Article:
EF: [To Henry] You were right in that, weren’t you?
HF: Yeah, I sat in on some of those meetings. I think, I mean it was a really interesting project, obviously, and it could’ve been great, there’s no question about it, but I think, at least as it’s concerned with Le Mans, that the story of racing a Mustang at Le Mans wouldn’t have touched in quite the same way I think as the GT.
And so I think with bringing the Ford GT back, we’re able to tell a new chapter of that story in a way that maybe would’ve been a little bit harder with a Mustang. I mean, the Mustang name is a tried and true name worthy of a race car. There’s no question about it, going back to the GT 350 in ‘65, but at least with the Le Mans component, I think the story is a little bit, you could argue, I don’t know, more cohesive with the GT.
EF: It certainly fit better with the history. [To Henry] Did you ever see any renderings of the Mustang?
KK: I did. The thing is, kind of like Raj talked about, it would have needed such changes that it was getting away from what a Mustang really is—you need to remember this is the 50th anniversary of Mustang at that time as well, right? Much like we were talking about the GT, the great thing about this car is that it carries the lineage, while being a totally modern car. It would’ve taken the Mustang too far away from what it is to give it the task at Le Mans as well.
EF: I was always fascinated by the demographics of the Mustang. Because I think a large percentage are bought by women. Over 50%.
HF: Yeah. Throughout history, too.
EF: And it’s always been that way, it’s been a car for all people. If you want a 2.3L fuel economy version, you can get that, all the way through to the GT350R. It’s always been a little bit of everything for everyone. And I don’t know what a Mustang for Le Mans would’ve done to the brand. It might have confused people.
KK: Raj had it in his mind, though. He knew the 50th anniversary of the 1-2-3 finish at Le Mans was coming up. The key was what can be done? And at the time, Mustang was having its 50th anniversary. Mustang was being sold globally for the first time. So there were a lot of things that actually made sense, if you could do it. But you’re right, how much are you willing to take it away from what it is?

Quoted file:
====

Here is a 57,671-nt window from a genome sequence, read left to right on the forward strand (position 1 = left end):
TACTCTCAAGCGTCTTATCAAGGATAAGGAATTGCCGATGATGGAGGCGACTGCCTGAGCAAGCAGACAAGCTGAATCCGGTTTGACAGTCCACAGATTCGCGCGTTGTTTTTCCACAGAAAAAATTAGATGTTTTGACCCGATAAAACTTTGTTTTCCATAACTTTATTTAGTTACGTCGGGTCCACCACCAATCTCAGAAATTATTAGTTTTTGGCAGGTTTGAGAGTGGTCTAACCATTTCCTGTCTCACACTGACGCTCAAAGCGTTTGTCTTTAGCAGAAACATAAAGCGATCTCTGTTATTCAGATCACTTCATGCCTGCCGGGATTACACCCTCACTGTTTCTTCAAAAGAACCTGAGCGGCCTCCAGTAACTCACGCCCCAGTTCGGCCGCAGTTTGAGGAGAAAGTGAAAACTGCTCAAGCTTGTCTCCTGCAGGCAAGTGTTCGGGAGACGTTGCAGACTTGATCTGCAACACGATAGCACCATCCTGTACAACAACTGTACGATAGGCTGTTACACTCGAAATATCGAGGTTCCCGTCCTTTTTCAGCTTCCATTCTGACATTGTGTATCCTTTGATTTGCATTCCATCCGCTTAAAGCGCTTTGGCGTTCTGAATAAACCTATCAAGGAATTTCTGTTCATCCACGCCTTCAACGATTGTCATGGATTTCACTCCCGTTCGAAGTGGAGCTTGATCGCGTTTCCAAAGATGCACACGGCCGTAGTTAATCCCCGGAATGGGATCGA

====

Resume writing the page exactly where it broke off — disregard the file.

EF: I think at some point it would be nice to do a white paper on the price elasticity of the Ford GT.
GT: If you think about it, we have never priced a car made by Ford Motor Company, ever, at the level [the GT’s] priced at. And people are not blinking an eye, are they? I mean, we’ve got people in line.
KK: They were at a reception last night—how many times did you get “Hey, how can I get a Ford GT?”
EF: Everywhere I go! They ask me and I say, “Go see my son. He’s the Ford GT guy.” [Laughs]
AM: To me, that’s one of the interesting things about the car, is that it’s not a million dollar hypercar.
EF: No, it’s a half-million dollar hypercar.
AM: Yeah, but for what it is, it’s relatively speaking—yes it’s weird to use the term inexpensive at a price like this—but it’s cheaper than a lot of the cars it competes against, and it’s not being produced in such numbers that it will dilute the value.
EF: I just hope people realize they’re essentially buying a race car.
AM: Ironically, they’re not buying a GT car, they’re buying a GT.
EF: [Laughs] Yeah, and it’s a race car. Plain and simple.
KK: The race car and production car are developed and built at the same time, right? What they’re learning over here goes over there and what they’re learning there comes this way too. It’s probably the first race car program where they were jointly developed running down the same path. The race car is the production car and the production car is the race car. It really is very close.
AM: How much of that is going to trickle down toward other production vehicles?
HF: The goal would be a lot of it. Obviously time will tell how much does find its way down, but you know, that was absolutely one of the objectives of this program—to create and test and prove our technology that then can be democratized across the entire lineup.